This is a review for the Historical European Martial Arts (HEMA) book The Theory and Practice of Historical Martial Arts by Guy Windsor, published in 2018 by Spada Press. It contains 343 pages. The book is a guide for newcomers to historical martial arts, in particular those from the European medieval and Renaissance period which is the focus of Windsor’s own studies as a teacher of Italian long sword and rapier fencing traditions.
The Theory and Practice of Historical Martial Arts begins with an introduction where Windsor relates some background biographical information about himself and how he became involved in the early days of the reconstruction of historical fencing in Edinburg and later as a member of the Dawn Duellists Society (as a side note, we mention some of these events and others who were involved in our History of the HEMA Movement timeline article, for those interested in more information about the early days of the HEMA community). Windsor then moves on to discuss his ideas on reconstructing lost martial traditions, with express references to a model inspired by the works of Ridolfo Capoferro in Gran Simulacro dell’Arte e dell’Uso della Scherma (Italian: “The Great Representation of the Art and the Use of Fencing”) and from which Windsor homages the title of his own book. Windsor builds upon this however, placing things into context for the modern student. Some of Windsor’s advice utilizes modern scientifically based training methodology that more ancient people studying fencing would not be aware of, as well as referencing other fencing masters that would have been unknown to Capoferro such as George Silver, as well as material from Asian martial traditions and philosophies. This material is incorporated throughout the book, covering everything from his suggestions on body mechanics, breathing and even philosophies on why swordsmanship is important to study for people even today.
Windsor has framed the book around seven principles of mastery which are introduced early but then revisited throughout the book, and explains them using terms and references that are accessible to newcomers living in the modern age, with comparisons to things such as playing video games to make his lessons accessible. It is a book written not for the academic (although it surely has many citations and contains excellent research within it) but more for the individual seeking practical application of historical swordsmanship and martial arts, and developing skill and technique. It also contains a chapter devoted to how to select and choose a fencing sword for the style of martial arts you wish to study. This chapter has some helpful charts to use as reference points when having custom weapons created for your particular style and he also references advice from historical masters in addition to Windsor’s own personal experiences as an instructor in swordsmanship for over twenty years.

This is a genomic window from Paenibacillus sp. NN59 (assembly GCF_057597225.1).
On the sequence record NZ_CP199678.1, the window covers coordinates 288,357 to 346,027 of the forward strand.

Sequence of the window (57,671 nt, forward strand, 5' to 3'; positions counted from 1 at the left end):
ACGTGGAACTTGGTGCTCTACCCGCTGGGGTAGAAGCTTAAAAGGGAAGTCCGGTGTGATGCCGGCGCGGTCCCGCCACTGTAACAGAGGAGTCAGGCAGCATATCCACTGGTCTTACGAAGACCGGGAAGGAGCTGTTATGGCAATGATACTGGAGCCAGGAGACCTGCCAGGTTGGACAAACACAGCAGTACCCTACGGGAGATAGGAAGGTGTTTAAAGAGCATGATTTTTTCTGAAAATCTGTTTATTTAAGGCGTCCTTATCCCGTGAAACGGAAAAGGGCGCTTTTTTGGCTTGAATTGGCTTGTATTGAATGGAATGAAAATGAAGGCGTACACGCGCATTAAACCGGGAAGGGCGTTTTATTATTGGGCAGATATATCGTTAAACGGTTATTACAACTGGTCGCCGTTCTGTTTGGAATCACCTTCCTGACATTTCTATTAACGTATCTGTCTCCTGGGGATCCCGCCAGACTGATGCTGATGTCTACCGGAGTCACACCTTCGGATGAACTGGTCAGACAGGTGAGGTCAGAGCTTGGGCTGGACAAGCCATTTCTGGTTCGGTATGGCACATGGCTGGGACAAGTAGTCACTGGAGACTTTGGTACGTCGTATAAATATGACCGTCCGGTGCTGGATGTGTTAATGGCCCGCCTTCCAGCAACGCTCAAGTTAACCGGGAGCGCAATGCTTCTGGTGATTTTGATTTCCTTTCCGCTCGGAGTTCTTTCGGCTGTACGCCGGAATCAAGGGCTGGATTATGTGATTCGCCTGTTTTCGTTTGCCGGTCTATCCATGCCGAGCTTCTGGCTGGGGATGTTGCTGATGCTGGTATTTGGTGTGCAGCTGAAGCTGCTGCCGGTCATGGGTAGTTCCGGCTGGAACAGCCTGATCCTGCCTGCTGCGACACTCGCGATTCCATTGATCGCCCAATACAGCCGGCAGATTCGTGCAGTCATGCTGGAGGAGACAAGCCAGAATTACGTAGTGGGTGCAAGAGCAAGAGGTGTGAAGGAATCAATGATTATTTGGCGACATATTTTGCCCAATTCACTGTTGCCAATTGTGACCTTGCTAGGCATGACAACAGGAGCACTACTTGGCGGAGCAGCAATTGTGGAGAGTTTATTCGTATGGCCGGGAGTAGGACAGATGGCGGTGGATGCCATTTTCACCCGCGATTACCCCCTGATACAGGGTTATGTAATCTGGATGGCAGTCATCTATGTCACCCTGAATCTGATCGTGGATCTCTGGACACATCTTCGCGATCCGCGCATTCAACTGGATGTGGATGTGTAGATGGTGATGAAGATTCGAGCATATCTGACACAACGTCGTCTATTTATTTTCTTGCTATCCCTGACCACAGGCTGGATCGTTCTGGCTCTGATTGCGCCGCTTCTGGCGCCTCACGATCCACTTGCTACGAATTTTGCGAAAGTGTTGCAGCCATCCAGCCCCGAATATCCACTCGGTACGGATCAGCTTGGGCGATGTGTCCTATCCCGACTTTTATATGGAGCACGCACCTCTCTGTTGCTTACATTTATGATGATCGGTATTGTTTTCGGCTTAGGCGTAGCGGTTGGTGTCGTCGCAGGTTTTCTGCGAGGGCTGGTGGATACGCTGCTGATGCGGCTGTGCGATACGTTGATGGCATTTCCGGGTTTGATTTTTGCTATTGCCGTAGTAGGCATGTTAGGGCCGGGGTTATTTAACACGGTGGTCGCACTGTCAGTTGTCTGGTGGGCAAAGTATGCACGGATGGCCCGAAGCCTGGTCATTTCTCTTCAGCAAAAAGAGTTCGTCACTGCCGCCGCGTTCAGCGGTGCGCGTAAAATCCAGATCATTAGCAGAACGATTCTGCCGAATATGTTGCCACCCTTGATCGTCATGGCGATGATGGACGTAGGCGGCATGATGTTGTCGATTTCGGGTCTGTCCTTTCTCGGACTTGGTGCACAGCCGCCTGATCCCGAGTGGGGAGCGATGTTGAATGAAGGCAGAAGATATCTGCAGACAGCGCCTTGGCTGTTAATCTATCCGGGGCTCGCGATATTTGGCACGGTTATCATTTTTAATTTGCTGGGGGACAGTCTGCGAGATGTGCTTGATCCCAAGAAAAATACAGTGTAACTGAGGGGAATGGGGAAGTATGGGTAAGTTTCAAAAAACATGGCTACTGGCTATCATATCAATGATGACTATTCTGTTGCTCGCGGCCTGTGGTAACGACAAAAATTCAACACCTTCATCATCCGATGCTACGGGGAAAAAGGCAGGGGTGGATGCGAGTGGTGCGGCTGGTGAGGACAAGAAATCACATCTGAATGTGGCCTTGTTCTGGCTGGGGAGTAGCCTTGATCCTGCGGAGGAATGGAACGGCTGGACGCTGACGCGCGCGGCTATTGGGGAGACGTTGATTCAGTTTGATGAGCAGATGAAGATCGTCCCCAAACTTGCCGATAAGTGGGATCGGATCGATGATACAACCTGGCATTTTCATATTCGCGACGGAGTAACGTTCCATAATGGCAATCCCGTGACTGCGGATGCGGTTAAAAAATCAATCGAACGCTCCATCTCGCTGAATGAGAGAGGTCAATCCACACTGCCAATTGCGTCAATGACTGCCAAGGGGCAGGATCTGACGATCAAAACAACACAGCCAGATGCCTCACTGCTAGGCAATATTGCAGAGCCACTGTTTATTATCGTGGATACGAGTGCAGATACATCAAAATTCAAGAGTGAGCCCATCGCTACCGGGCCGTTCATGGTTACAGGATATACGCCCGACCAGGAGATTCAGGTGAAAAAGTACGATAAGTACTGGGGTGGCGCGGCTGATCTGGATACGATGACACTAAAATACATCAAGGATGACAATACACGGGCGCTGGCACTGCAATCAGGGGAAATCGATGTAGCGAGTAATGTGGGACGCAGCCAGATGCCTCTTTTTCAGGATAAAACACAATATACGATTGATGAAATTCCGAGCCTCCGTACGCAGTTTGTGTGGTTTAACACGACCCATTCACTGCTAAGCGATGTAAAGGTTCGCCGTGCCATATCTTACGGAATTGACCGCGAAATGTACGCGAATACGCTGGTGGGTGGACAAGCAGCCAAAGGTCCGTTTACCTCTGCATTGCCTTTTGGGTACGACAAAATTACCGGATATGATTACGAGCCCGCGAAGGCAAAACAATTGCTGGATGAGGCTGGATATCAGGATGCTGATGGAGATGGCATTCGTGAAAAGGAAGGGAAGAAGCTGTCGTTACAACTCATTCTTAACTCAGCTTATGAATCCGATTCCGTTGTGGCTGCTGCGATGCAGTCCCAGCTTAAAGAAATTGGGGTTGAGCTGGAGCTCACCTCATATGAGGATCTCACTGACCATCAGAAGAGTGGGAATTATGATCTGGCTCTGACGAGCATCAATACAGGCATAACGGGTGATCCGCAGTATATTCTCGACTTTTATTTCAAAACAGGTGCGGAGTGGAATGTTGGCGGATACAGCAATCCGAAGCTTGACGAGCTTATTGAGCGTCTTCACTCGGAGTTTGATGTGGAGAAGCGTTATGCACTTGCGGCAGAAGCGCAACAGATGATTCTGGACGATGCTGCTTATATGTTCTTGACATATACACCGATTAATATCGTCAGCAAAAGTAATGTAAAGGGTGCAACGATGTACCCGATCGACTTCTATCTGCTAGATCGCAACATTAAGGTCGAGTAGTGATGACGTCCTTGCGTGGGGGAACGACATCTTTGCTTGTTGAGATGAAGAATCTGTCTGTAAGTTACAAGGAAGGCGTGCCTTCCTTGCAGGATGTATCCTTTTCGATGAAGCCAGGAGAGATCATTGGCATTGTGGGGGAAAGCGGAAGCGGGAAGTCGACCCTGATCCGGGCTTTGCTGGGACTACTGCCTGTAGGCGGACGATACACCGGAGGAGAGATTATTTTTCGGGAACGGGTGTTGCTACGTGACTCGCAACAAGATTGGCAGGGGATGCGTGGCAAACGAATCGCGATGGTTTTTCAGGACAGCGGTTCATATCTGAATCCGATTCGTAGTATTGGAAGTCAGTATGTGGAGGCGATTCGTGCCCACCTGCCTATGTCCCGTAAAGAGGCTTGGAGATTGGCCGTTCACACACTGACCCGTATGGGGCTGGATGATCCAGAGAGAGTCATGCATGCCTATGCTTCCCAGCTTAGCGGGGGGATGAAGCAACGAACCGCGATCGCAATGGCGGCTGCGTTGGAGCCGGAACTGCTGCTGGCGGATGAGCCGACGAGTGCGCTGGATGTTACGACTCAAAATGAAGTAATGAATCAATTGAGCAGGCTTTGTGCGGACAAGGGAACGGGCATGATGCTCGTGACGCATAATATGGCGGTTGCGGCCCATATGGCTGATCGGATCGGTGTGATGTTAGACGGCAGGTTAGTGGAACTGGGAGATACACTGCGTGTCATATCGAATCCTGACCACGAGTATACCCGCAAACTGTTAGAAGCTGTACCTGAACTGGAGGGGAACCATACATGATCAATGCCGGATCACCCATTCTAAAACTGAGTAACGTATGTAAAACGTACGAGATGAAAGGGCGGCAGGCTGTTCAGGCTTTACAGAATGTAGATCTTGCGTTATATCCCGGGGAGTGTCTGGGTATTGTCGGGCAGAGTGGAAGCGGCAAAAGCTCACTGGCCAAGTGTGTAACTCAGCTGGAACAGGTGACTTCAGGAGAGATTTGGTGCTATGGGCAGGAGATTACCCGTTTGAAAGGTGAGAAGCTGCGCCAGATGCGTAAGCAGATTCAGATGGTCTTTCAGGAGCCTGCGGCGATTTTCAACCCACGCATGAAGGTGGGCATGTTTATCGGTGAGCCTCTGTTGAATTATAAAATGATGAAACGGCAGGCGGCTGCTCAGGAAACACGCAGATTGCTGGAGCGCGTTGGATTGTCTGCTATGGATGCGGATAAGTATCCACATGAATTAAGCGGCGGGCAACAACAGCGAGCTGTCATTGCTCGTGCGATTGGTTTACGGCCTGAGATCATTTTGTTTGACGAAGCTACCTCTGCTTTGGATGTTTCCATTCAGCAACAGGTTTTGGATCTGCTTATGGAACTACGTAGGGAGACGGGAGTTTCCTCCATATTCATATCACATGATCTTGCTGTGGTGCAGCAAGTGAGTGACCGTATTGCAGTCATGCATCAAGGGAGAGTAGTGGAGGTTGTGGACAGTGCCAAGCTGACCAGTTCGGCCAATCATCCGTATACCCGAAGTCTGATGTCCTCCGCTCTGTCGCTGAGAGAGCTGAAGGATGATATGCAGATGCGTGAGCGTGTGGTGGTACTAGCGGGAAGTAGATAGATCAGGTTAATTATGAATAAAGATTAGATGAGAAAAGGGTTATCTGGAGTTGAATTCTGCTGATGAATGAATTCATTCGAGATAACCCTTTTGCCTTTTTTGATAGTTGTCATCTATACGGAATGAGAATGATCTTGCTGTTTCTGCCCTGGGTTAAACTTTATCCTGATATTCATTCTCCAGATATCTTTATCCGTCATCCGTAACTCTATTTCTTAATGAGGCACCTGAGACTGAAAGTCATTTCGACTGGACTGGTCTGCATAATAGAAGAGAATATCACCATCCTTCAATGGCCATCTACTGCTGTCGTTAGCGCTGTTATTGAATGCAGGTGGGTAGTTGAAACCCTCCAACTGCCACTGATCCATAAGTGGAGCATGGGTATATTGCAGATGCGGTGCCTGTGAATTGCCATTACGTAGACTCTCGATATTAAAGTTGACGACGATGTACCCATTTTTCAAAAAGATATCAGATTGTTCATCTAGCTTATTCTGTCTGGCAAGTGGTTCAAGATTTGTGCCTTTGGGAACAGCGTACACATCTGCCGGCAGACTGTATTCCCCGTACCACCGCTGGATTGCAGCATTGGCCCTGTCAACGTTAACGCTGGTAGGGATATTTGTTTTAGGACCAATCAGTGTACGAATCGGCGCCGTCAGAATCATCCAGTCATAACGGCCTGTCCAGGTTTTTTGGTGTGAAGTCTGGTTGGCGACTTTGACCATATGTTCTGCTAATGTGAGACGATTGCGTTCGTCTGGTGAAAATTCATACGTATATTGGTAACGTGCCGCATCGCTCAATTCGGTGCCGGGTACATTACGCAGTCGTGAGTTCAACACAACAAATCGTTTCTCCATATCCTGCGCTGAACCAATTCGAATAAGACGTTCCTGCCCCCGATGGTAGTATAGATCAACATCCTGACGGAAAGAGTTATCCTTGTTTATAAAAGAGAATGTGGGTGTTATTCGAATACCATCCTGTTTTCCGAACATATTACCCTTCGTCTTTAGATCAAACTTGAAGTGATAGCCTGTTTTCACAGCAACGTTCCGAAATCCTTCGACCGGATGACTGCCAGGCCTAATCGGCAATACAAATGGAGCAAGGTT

Another highlight of the book is the chapter Windsor writes that lays out his beliefs on how to recreate historical martial arts from surviving historical sources, an area he has a great deal of experience with, and provides advice on how to interpret translations from the original languages these texts were written in. Windsor also describes his pedagogy for how to teach HEMA to students in the modern world which is useful advice for coaches, teachers and instructors of historical sword fencing.
In summary the book is an excellent piece of HEMA specific advice for the historical fencer whether you are a new student or someone seeking more advice in how to start your own HEMA club, which Windsor also provides a dedicated chapter to discussing.
We hope this review for the Historical European Martial Arts (HEMA) book The Theory and Practice of Historical Martial Arts by Guy Windsor is useful to you and that you will add it to your HEMA library.
If you’d like to learn more information about historical fencing practices please check out our Learn HEMA page for a guide to learning about the historical weapon that interests you. You can also find more guides we’ve written about other topics at our Helpful Guides page.